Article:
Private commodity or public good?

Early childhood education and care

Schmidt, Doug
Publication date detail
Windsor Star
See text below.

After a long and highly charged debate, city council voted Monday night to get out of the municipally operated daycare business.

It means the elimination of nine city-operated daycare and early learning operations by Sept. 1 and the elimination of 118 city worker positions.

"There is no question, this impacts terms of healing, it will take time," said Coun. Dave Brister.


Windsor community development and health commissioner Ronna Warsh said the decision means an annual savings of more than $1 million to city and county ratepayers.

"Our enrolment numbers are unfortunately not going the way we would have wanted them to go," Warsh said. As co-author of a report that recommended closure of the centres, Warsh said the city's daycare service had been hit by a "perfect storm," including a municipal budget crunch and upcoming full-day JK and SK being funded by the province that would further erode enrolment.


I just don't understand what the rush is, what the panic is," said Marion Overholt of Legal Assistance of Windsor and an anti-poverty advocate.

Warsh said the more than 1,400 vacancies in the local non-profit and private daycare sector is more than adequate to accommodate the 425 children enrolled in city-operated facilities. She said the city purchases services from 31 non-profit and 30 private facilities, all of which offer spaces for half the cost of city operations.

While a "very, very difficult" issue to tackle, Coun. Fulvio Valentinis pointed to the private and non-profit sectors filling 91 per cent of local daycare need. "You cannot ignore the numbers," he said.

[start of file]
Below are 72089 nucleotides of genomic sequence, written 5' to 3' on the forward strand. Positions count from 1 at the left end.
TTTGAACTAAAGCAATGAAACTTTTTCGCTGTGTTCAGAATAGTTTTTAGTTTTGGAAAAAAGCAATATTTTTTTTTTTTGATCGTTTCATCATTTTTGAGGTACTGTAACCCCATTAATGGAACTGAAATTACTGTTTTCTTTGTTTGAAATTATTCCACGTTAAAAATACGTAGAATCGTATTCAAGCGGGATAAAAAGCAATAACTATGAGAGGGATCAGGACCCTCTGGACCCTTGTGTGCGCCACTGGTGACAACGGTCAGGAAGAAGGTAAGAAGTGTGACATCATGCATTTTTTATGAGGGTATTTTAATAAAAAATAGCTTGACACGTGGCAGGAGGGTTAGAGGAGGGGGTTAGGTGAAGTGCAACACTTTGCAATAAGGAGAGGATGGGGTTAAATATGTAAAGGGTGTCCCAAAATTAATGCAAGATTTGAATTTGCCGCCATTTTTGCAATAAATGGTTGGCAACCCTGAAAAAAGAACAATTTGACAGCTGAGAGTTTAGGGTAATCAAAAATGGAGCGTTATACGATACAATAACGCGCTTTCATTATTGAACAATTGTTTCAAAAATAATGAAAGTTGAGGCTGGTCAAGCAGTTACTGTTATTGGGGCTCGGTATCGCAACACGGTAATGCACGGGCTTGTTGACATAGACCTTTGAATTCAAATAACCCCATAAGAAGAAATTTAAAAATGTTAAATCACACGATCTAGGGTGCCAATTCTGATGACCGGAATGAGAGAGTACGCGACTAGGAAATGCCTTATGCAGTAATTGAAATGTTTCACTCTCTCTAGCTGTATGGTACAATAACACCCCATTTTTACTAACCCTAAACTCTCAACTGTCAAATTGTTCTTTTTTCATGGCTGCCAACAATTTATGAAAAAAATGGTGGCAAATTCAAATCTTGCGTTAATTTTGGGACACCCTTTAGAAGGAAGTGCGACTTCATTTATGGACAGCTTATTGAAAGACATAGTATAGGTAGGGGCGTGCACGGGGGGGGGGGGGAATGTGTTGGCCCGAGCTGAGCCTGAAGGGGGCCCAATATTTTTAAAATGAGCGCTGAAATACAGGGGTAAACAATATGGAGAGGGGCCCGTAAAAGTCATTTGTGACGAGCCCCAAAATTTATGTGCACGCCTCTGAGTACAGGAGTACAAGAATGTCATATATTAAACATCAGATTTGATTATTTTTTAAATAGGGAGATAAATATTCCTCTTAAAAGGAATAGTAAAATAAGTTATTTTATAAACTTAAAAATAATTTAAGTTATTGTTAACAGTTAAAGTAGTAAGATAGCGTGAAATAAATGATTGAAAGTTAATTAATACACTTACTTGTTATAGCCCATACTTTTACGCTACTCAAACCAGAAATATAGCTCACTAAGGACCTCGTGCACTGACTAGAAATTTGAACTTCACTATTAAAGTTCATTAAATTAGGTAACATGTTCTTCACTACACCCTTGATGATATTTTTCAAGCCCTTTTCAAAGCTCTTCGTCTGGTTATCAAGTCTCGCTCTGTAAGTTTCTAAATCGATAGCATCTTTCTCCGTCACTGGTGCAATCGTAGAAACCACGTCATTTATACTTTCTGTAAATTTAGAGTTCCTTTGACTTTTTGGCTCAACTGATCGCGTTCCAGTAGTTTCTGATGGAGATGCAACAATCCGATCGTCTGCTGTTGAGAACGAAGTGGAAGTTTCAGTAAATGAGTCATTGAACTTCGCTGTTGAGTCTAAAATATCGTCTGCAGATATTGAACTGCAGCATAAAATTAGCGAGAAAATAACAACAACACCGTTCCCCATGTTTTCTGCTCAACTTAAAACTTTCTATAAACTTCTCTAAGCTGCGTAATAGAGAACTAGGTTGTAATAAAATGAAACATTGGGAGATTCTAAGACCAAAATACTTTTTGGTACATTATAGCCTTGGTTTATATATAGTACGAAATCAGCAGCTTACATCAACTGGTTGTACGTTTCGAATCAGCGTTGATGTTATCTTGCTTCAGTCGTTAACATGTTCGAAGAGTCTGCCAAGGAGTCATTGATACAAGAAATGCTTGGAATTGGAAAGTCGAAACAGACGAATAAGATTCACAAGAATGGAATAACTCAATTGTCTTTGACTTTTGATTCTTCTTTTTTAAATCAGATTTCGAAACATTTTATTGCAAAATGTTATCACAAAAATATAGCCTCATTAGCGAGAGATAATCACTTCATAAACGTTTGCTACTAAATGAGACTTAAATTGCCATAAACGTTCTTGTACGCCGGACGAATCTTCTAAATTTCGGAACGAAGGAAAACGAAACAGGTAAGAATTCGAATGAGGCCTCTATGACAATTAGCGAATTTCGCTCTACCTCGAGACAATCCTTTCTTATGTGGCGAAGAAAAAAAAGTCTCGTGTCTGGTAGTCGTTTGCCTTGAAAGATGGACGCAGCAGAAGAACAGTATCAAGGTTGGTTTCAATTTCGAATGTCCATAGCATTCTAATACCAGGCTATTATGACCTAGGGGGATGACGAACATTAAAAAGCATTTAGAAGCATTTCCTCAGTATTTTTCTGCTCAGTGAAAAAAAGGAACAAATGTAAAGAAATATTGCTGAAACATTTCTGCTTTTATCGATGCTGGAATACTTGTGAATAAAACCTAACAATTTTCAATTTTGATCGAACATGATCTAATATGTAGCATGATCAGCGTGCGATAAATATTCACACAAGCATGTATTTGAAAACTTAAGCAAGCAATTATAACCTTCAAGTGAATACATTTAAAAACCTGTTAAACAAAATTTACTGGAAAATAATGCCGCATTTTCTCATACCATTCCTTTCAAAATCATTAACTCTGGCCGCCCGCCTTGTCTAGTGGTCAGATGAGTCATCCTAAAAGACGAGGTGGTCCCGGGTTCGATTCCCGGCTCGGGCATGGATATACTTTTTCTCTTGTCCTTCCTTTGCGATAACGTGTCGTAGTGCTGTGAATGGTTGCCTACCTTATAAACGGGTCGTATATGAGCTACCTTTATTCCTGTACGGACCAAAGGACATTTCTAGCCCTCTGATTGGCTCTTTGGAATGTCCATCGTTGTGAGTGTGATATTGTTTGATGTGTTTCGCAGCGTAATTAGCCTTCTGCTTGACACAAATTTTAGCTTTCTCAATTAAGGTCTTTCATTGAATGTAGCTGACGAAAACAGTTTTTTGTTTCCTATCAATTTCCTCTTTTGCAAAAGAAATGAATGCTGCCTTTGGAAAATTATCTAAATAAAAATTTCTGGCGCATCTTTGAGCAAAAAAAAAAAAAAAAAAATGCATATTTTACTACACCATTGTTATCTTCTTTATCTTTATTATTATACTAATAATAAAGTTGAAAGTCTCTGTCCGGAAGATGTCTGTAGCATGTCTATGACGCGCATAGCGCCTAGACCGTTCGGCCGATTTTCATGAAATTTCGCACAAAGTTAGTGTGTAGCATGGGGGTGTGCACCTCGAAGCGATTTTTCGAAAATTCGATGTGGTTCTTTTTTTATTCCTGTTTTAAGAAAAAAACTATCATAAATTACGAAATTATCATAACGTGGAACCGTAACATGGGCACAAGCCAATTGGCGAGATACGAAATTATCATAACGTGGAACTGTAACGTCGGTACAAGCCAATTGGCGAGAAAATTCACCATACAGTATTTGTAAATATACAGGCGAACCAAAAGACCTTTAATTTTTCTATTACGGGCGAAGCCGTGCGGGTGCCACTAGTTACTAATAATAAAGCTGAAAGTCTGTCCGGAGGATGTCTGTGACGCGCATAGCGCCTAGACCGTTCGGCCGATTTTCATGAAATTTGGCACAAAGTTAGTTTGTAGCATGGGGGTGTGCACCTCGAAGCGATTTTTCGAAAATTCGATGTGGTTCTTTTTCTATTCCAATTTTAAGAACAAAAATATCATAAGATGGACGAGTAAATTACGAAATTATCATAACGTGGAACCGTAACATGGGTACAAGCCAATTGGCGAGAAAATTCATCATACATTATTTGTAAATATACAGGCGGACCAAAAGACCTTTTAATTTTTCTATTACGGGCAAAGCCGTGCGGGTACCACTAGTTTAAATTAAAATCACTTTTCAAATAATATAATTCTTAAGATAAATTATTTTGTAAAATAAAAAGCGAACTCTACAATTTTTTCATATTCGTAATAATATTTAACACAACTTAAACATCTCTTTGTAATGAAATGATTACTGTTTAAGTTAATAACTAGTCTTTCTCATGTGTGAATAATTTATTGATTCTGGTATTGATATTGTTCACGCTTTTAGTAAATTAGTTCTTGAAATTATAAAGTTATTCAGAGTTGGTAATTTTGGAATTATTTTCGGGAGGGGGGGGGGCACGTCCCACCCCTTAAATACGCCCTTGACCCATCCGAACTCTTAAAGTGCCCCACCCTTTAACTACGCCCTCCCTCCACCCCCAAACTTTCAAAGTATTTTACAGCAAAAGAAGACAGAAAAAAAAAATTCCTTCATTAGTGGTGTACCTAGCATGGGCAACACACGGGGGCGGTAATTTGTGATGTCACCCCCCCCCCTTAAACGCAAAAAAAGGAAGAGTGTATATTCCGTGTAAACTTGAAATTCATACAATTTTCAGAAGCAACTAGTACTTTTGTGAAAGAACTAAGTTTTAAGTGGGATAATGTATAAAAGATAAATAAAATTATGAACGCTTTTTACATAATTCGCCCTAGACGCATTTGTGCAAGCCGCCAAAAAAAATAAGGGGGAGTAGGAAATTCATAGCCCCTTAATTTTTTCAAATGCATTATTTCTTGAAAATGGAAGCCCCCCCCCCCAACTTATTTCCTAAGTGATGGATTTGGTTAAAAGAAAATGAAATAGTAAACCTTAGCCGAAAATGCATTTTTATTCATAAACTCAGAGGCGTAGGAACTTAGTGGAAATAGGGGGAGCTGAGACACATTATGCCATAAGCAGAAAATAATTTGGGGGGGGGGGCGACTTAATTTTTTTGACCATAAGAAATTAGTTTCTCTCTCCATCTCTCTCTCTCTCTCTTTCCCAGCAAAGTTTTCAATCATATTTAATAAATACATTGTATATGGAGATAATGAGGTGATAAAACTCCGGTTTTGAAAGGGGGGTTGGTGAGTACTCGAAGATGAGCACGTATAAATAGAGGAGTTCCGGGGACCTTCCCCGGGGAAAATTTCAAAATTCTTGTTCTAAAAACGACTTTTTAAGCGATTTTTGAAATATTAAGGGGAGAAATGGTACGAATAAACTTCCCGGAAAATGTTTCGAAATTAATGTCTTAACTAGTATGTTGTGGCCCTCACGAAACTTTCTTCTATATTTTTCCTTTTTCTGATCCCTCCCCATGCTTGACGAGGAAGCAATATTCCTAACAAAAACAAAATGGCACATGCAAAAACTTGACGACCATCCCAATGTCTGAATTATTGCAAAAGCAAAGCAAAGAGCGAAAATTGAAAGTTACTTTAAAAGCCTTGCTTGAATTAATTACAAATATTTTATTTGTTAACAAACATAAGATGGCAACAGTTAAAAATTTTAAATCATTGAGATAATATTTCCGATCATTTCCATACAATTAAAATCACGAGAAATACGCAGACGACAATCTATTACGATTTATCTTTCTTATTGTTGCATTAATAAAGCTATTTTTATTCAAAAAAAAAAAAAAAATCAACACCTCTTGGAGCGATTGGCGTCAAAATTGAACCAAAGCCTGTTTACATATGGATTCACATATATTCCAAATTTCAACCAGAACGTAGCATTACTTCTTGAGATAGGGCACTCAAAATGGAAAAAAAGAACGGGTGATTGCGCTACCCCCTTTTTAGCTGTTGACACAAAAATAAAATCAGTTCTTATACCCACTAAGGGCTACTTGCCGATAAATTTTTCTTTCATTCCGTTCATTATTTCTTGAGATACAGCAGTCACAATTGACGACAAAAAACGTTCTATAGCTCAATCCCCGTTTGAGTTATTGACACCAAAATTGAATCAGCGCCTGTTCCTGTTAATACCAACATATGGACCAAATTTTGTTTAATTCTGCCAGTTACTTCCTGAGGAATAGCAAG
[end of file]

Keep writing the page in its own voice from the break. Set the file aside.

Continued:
Warsh made an "absolute commitment" that city staff would work with every family affected by the closure of any city-operated facility.

At one point, Mayor Eddie Francis came to the defence of administration. "This has been one of the most agonizing, difficult decisions for them to be involved in," he said, adding some staff had been "in tears writing this report."


But council heard that the federal government is about to cut $2 million in daycare funding to Windsor and that the city's social services department, like every other city department, was under pressure to hold the line on spending at a time when Windsor's economy is shrinking.
County council had unanimously voted to request the city delay any decision to eliminate the city-operated daycare system, which includes two facilities in Tecumseh and Amherstburg. But council ignored the deferral request, and city staff told council there was nothing preventing the county from continuing its own program.


- reprinted from the Windsor Star


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